I’ve begun work on something I have wanted to do for a long time but, for numerous reasons (some of which actually make sense in retrospect) have not been able to accomplish. I’m speaking of writing a book. Actually, I’ve had three books in mind for a few years: One sharing my blog posts; one about the years I spent in the Peace & Justice movement, with special emphasis on the movement against the war in Vietnam; and, my memoirs. I can say with reasonable objectivity, I have had a rather unconventional and interesting life.
Since the beginning of March of 2018, I have been working part-time as the business manager for a small AI software development firm. In doing so, I transitioned from my Mac to a PC laptop in order to comply with the company standards. Today I moved my Mac out into a place in our living room where I can sit quietly and write. Since this is the first time I’ve actually spent a while at the Mac, I have been going through my files and am somewhat pleased to discover there are a lot things I’ve written over the years that should prove helpful in writing (at least) my memoirs. Some of the things I’ve written are only a couple of sentences or a paragraph or two, but they convey the essence of a thought I can expand upon. On the other hand, some of them are completely unintelligible.
What I’m going to do here, however, is use this blog to publish a term paper I submitted 19 years ago, when I was attending classes at California Lutheran University, in their Center for Lifelong Learning offering, ADEP (Adult Degree Evening Program.) It’s 22 pages long, so I’m going to post it in sections, as I wrote it. Today I’m sharing the intro. As I’ve re-read parts of it, I’m reasonably certain some will end up in at least my memoirs, as they are part of my unusual education.
Although this paper is being written as part of the requirements for a grade in Organizational Management, its impetus and content are driven by a real life situation at the company I work for, Rocketdyne Propulsion and Power, a business unit of the Space and Communications Division of the Boeing Company. As suggested in the course syllabus, I selected a subject which I felt had some relevance to my company’s activities and my position within it.
As with many organizations throughout the world, mine is struggling with understanding and implementing the concepts of Knowledge Management. These concepts, and the issues surrounding them, are numerous and complex. As an example, one question which must be asked is how does an organization determine the importance of the information it uses and how does it weight that importance? How does it determine who needs it, who wants it, who might benefit from knowing of its existence, or whether or not it should be available to everyone who might wish to make those determinations for themselves?
Furthermore, there are numerous software developers who are touting their particular method of capturing data and making it available to a company’s workforce. Each of these developers will attempt to convince you their method is best for your application. Of course, this situation is hardly different from that faced by anyone who has to determine what method they will use, or what software they will purchase, for any task. Nevertheless, at this early stage of the game it doesn’t make the task any easier.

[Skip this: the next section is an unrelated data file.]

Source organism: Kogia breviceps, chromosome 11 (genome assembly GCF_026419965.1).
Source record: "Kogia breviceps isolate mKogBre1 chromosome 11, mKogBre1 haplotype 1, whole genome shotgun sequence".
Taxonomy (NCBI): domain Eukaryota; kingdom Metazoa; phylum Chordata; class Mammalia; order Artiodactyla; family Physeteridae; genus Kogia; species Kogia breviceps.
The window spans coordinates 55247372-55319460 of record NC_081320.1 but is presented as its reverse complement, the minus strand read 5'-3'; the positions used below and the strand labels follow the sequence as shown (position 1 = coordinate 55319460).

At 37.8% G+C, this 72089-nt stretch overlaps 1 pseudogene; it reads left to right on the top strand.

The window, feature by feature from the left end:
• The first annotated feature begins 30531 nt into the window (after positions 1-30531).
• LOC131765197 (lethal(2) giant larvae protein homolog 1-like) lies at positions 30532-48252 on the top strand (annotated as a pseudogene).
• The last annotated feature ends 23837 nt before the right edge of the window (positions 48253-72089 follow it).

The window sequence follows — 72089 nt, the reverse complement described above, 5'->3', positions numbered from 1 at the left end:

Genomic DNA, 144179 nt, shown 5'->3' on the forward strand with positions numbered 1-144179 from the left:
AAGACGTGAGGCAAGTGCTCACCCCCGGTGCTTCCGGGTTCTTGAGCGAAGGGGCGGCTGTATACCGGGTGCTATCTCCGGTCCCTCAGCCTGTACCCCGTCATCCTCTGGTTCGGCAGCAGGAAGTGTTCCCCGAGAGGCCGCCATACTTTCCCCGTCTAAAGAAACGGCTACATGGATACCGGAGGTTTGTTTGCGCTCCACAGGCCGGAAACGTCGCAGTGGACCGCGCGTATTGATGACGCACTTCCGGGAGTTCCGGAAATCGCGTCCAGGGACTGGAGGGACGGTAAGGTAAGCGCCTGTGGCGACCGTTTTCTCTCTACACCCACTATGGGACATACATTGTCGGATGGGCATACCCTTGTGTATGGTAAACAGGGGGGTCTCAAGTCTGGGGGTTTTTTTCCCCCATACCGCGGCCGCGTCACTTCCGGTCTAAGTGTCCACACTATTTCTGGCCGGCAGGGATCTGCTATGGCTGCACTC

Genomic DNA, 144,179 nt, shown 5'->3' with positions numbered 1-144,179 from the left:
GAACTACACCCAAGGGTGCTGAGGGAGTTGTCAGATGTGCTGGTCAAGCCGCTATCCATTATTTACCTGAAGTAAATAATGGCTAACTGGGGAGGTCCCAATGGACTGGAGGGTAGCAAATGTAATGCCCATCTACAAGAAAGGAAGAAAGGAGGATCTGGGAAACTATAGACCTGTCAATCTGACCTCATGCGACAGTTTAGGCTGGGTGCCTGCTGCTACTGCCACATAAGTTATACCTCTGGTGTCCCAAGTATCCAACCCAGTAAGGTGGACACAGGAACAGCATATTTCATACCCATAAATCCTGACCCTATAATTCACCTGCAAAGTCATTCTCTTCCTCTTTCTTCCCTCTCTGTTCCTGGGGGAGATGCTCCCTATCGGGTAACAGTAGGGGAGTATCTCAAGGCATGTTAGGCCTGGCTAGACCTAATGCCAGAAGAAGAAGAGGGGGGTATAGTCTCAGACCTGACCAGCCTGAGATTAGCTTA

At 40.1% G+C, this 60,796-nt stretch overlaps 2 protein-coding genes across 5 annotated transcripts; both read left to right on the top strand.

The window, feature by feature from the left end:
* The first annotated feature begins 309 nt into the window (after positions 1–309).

I propose, in the following pages, to set forth some of the history of Knowledge Management, from tribal times to today, and the perceived need for Knowledge Management, both in general, and with particular emphasis for my company, Rocketdyne. I will look at what knowledge management means, and briefly mention some of the tools which are being used to develop its use. The definition of tacit knowledge, and the importance of understanding it when implementing Knowledge Management will be discussed, along with a brief look at how we acquire and share knowledge. I will close with a glance at what is probably the most daunting task facing a company which desires to utilize Knowledge Management to its advantage, the need for dramatic cultural change.
Before beginning, however, I would like to quickly explain the nature of this paper’s subtitle, “Breaking the Information Bottleneck”. Here, the word bottleneck has the same meaning we use when speaking of a traffic jam. Most of us have experienced being caught on the freeway when suddenly we come to a crawl or dead stop. Usually there is an explanation for the delay. Sometimes, however, there is no apparent reason.
In the same way that freeways experience bottlenecks, so too does any system which requires the smooth flow of some activity or commodity. On the shop floor, it is generally components, though it can also be tooling, raw material, or usage hardware. In the office it is generally data or information, and when its flow is restricted the organization suffers.
I believe, with the advent of computers, and their widespread use through Local Area Networks and intranets, and with our increasing dependence on technology to solve our problems, we have forgotten how sharing knowledge actually works and, in the process, created huge information bottlenecks which will not go away until we learn once again how to manage knowledge.
the scope of this paper is woefully inadequate to fully treat all the issues
involved in this major change now occurring. It is my hope that I will be able
to expand upon and use it to help melt the glacier of resistance which
surrounds my organization at present and makes change painful and tedious.
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